I recently facilitated a face-to-face session in which I introduced the collaborative annotation tool Hypothes.is to a handful of Colgate faculty from Geology, Sociology, History and the Writing Center. The format of this session was designed as a new way to engage faculty in discussing technology and how it might enhance teaching and learning in their courses or their research. The idea was to shine a “spotlight” on a specific tool (i.e. Hypothes.is), showcase some examples of its instructional use and then pause for open-ended discussion about the tool. Here are the examples I shared:
- Annotation as Q&A: Students taking 3 “reading actions” on the Supreme court case Marbury vs. Madison. Reading actions could include identifying areas of confusion or asking a question. Students then had to address 2 of the questions posed by other students
- Annotation as Research: Students annotating the Rime of the Ancient Mariner and other 19th century British poetry in which they provided additional detail on the context in which the poems were written, and provided explanation on the people, places and things referenced in the poems.
- Annotation as “Linking Thinking:” Teachers annotating texts about equity in learning (as part of the Marginal Syllabus project) in ways that add new information via linked URLs and other media
- Annotation as Fact Checking: The non-profit organization Climate Feedback annotates media coverage of climate change to elucidate the scientific background on knowledge claims (or lack there of)
- Annotation as Glossary: Graduate students annotating articles from Science with definitions of scientific terminology to create teaching materials for high school science teachers and undergraduate students as part of the American Association for the Advancement of Science’s Science in the Classroom project
These examples generated a solid discussion with faculty members. We spoke about how it might be used to support peer review during the process of writing, whether scanning a chapter from a book in your personal library and assigning it to your course counts as “fair use,” and how that scanned document could then live online to then be annotated with Hypothes.is. This then launched an overview of the technical details of using the tool, such as setting up an account, when/how to use private vs. public groups, where to host the document on the web and how to annotated e-textbooks or articles found in databases that are accessible via the Colgate Library.
Then I got one question that I couldn’t answer: Where did Hypothes.is get it’s name? One faculty member was especially interested in the “.is.” I pulled up the About page on the Hypothes.is site, but we couldn’t find the answer. After the session ended, I tweeted to Jeremy Dean (Director of Education at Hypothes.is), who I’ve interacted with before on Twitter and email, to find out:
I believe it was meant to evoke the “what if” of can we do something to change the problem of misinformation online. @dwhly would know better. See the video here for his original crowd-funding campaign: https://t.co/Ww6pZWId2I— (((Dr. Dean))) (@dr_jdean) October 16, 2018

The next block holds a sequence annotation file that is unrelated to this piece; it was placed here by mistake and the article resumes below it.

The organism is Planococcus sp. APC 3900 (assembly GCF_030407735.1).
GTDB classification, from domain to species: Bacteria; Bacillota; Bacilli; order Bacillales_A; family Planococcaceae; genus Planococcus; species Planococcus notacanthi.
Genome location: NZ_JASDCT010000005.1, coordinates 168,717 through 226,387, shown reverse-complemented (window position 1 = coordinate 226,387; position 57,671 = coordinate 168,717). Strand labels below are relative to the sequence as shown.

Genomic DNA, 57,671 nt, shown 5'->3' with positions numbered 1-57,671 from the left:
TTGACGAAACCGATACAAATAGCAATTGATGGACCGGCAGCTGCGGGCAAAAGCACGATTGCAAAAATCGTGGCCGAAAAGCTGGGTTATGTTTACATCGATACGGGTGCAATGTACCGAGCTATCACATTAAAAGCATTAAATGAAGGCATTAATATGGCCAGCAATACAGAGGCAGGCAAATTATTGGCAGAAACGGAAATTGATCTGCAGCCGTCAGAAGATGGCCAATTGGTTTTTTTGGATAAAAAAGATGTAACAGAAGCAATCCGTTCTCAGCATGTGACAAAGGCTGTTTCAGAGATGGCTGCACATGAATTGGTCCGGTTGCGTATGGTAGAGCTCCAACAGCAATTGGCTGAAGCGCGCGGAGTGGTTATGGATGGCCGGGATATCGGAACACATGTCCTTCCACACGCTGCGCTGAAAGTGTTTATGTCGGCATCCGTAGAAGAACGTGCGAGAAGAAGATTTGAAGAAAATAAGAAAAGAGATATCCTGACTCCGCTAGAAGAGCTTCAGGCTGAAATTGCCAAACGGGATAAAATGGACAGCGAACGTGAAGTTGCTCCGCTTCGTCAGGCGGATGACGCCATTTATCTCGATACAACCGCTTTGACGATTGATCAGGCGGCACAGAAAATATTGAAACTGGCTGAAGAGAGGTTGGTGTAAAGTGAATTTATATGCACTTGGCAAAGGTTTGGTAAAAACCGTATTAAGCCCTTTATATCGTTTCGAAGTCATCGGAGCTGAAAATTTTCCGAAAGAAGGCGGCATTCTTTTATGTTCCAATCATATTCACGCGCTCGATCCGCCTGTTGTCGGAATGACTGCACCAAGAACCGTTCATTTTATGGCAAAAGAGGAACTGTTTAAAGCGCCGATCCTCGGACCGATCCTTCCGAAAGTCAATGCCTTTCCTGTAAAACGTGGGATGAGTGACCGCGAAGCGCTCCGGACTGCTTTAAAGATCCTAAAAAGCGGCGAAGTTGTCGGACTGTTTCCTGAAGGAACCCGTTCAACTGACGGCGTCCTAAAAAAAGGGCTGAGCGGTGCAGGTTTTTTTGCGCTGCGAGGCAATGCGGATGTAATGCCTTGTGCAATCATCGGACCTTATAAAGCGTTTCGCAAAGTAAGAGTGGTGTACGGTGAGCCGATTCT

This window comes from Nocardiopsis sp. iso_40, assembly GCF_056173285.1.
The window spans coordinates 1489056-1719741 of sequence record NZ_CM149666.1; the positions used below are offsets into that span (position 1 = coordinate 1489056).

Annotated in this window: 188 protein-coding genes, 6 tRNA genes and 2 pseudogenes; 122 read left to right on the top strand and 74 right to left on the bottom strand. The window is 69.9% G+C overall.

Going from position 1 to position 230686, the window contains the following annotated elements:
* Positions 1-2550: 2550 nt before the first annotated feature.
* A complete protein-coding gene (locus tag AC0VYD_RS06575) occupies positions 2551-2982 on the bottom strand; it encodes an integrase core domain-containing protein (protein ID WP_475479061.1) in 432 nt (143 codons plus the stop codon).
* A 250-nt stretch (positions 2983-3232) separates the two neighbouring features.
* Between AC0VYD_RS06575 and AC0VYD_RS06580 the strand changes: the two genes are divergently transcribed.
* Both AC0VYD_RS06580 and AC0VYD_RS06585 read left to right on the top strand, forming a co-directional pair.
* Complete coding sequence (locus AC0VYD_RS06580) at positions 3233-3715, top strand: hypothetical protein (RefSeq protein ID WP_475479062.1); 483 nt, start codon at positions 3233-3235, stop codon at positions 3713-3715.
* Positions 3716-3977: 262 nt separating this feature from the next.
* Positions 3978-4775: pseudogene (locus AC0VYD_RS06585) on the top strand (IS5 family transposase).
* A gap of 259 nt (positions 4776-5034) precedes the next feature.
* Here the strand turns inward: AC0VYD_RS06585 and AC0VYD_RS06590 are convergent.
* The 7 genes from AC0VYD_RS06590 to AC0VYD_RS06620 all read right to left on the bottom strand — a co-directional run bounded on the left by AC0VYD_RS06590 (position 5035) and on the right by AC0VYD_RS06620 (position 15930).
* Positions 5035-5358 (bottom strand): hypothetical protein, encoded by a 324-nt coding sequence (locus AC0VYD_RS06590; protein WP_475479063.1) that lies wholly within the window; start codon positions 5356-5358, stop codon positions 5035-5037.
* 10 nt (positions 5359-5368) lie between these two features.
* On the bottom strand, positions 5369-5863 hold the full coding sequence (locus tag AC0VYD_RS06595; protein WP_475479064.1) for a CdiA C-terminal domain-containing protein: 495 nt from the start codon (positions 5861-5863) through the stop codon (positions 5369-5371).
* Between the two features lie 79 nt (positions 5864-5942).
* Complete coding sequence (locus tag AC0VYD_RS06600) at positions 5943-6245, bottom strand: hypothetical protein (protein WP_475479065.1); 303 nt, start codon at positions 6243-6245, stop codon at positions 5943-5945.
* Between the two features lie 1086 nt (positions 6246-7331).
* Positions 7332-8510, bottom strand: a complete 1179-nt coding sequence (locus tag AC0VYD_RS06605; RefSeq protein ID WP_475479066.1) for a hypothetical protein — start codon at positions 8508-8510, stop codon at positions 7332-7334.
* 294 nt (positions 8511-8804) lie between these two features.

I then sent a follow up email to the group of faculty, including a link to the Tweet from Jeremy. In the meantime, Jeremy looped in Dan Whaley, the founder of Hypothes.is, who provided even more information:
Here’s a little historical note… pic.twitter.com/AvQ5INKWnr— Dan Whaley (@dwhly) October 17, 2018
The professor who had originally asked me the question had wondered whether the “.is” referred to Iceland and turns out, Iceland did indeed inspire the name. The professor’s hunch that it did – his hypothesis – then turned into a thesis, thanks to my collecting the evidence directly from the people at Hypothes.is.
I know I’m late to the whole Twitter thing, so perhaps I’m getting excited about something that people already realize happens all the time on Twitter. But the notion that I could get asked a question that I didn’t know the answer to, reach out to someone on Twitter for the answer and have a response within 24 hours (from the person who founded the thing I’m asking about) is just amazing to me.
A few hours after Dan Whaley’s tweet, I was debriefing the faculty “spotlight” session and my related Twitter activity with my colleagues. It wasn’t until I was talking with them that I realized that I had just practiced “connected learning.” I used social media to connect with someone at Hypothes.is the organization to find the answer to a question of interest. In this case, the answer to my question then surfaced for others in the Twitter network of @hypothes.is and by proxy via face-to-face interactions with me, in the network of people interested in Hypothes.is that I’m cultivating here at Colgate
The personal realization that I had “connectedly learned” the answer to this faculty member’s question was really exciting for me. At one point during this moment of self-realization, Colgate’s CIO walked into our office lounge amidst my excitement and saw my Twitter activity displayed on the large screen, at which point my colleague chimed in to explain that I had interacted with the founder of Hypothes.is as if he were a celebrity. Her excitement made me even more excited. Does this stuff happen all the time? Are people still excited by it? I hope so, because if I were to ever return to teaching, I’d seriously consider having my students reach out to people on Twitter and social media who could help shed some light on their academic interests. And I hope they’d be just as excited as me if someone responded…